by SUSAN MANN
Canadian pork producers will have revised food safety, biosecurity and animal care programs placed under one banner called Canadian Pork Excellence by next year, and participation in them will be mainly voluntary.
Developed by the Canadian Pork Council, the Canadian Pork Excellence program will be tested on farms across Canada this fall, including on eight to 10 farms in Ontario. After the on-farm testing is done, the programs will be reviewed and revised. Implementation on all farms starts in 2017 through provincial pork organizations, and validations start in 2018.
Audrey Cameron, pork council food safety and animal care programs manager, says all producers shipping to federally registered plants will have to be on the Canadian Pork Excellence program. Other farmers can decide to be part of the program if their customers want it and they want to work with those customers.
Ontario Pork board director Teresa Van Raay, who represents Ontario on the pork council, says “we’re totally rewriting the program so that it’s more efficient to use on-farm and easier for us (farmers) to be accountable to our consumer.”
The program also makes it easier for farmers “so there’s not different programs by different packers,” Van Raay says. The packers “are in total support of making this program workable for our producers.”
The revised food safety portion of Canadian Pork Excellence will still have “the really good qualities of the Canadian Quality Assurance (CQA) program,” Van Raay says.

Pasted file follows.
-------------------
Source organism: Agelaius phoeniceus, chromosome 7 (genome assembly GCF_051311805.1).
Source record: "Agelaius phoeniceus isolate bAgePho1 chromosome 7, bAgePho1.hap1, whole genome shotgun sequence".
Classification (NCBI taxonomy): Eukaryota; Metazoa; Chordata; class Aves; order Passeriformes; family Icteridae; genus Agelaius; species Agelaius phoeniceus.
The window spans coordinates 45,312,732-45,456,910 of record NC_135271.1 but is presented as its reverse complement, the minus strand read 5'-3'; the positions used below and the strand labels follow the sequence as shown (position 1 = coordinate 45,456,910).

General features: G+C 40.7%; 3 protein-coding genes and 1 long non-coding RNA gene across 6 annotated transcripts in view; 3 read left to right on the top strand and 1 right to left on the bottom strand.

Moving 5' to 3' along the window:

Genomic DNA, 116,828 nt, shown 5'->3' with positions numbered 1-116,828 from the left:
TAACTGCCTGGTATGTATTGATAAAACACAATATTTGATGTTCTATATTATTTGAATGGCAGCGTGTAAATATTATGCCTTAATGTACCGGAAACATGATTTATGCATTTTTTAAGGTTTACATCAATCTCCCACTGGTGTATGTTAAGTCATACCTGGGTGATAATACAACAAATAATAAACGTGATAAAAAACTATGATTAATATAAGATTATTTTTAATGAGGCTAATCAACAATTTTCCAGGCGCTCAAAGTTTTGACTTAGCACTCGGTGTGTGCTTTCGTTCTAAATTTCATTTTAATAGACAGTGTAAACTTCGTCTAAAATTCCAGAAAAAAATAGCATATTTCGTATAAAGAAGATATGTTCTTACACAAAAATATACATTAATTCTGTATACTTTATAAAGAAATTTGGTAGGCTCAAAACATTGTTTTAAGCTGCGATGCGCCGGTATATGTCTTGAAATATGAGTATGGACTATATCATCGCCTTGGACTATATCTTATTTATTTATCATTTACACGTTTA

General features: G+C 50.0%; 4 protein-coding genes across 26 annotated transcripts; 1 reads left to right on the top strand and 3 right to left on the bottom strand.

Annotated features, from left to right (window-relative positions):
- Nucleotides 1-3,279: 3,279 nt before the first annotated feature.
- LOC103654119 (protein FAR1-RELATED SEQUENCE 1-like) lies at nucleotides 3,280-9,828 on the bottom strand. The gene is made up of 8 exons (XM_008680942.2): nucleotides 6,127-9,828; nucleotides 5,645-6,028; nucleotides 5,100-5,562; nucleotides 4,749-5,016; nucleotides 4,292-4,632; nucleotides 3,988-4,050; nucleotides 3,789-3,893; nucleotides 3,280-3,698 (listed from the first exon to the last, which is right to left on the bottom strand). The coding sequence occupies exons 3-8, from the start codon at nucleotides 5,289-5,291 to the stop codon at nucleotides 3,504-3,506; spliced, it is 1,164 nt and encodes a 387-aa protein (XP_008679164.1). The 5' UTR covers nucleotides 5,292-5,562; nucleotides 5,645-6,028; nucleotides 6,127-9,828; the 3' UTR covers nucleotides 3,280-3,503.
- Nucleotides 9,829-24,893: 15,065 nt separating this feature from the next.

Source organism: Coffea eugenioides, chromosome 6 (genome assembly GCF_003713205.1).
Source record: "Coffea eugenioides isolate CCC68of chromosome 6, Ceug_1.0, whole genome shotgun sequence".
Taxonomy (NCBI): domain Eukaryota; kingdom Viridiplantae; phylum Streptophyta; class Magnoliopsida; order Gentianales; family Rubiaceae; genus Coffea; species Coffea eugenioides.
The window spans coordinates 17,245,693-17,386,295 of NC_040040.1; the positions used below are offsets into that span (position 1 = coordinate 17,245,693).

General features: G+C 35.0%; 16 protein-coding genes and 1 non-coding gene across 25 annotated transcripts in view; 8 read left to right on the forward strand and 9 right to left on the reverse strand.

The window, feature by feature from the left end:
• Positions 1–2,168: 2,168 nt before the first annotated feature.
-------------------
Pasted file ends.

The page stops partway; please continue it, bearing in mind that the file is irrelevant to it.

The CQA pork food safety program has been in place since 1998 and has been regularly updated, according to a pork council press release. It has requirements and good production practices based on the internationally recognized HACCP (Hazard Analysis Critical Control Points) model.
Cameron says the content of the food safety portion of Canadian Pork Excellence, called Pig Safe, will stay the same as the CQA program “because we cannot change the food safety requirements. But we are building on them. We are looking at making them easier to operate on farms.”
The CQA program has the Canadian Food Inspection Agency’s approval for its technical aspects. Cameron says the council will be seeking CFIA approval for the technical aspects of Pig Safe.
“We will be working with CFIA this summer and fall to ensure we meet all their requirements for the recognition,” she says.
The new animal care program within Canadian Pork Excellence, called Pig Care, will include recommendations from the most recent Code of Practice for the Care and Handling of Pigs, released in 2014. The code “takes into account the best science available along with practical requirements for the care and handling of pigs,” the release says.
The current animal care program, called Animal Care Assessment program, was launched in 2005, the release says. It does not include the 2014 code recommendations.
Cameron says “Canadian Pork Excellence can be seen as three different sections. There would be the food safety program, the animal care program and we are going to be bringing on biosecurity because biosecurity exists on farms but it was not integrated under the same platform. Now we’re just bringing them all together under the same Canadian Pork Excellence.”
Biosecurity recommendations are being included in the Pig Safe (food safety) section of Canadian Pork Excellence.
Van Raay says similar to the existing food safety/animal care programs, what farmers will be doing under Canadian Pork Excellence is writing down what they’re doing on their farms, keeping those records to be able to demonstrate their procedures, and being accountable.
The audit cycle under Canadian Pork Excellence will stay the same as the current food safety/animal care programs. Van Raay says there is a full validation on farms every three years and partial validations during the other years of the three-year cycle.
Many of the validators are veterinarians and they’re being trained, though the Canadian Pork Council, so the interpretations of the programs’ requirements are standardized across Canada, she notes. BF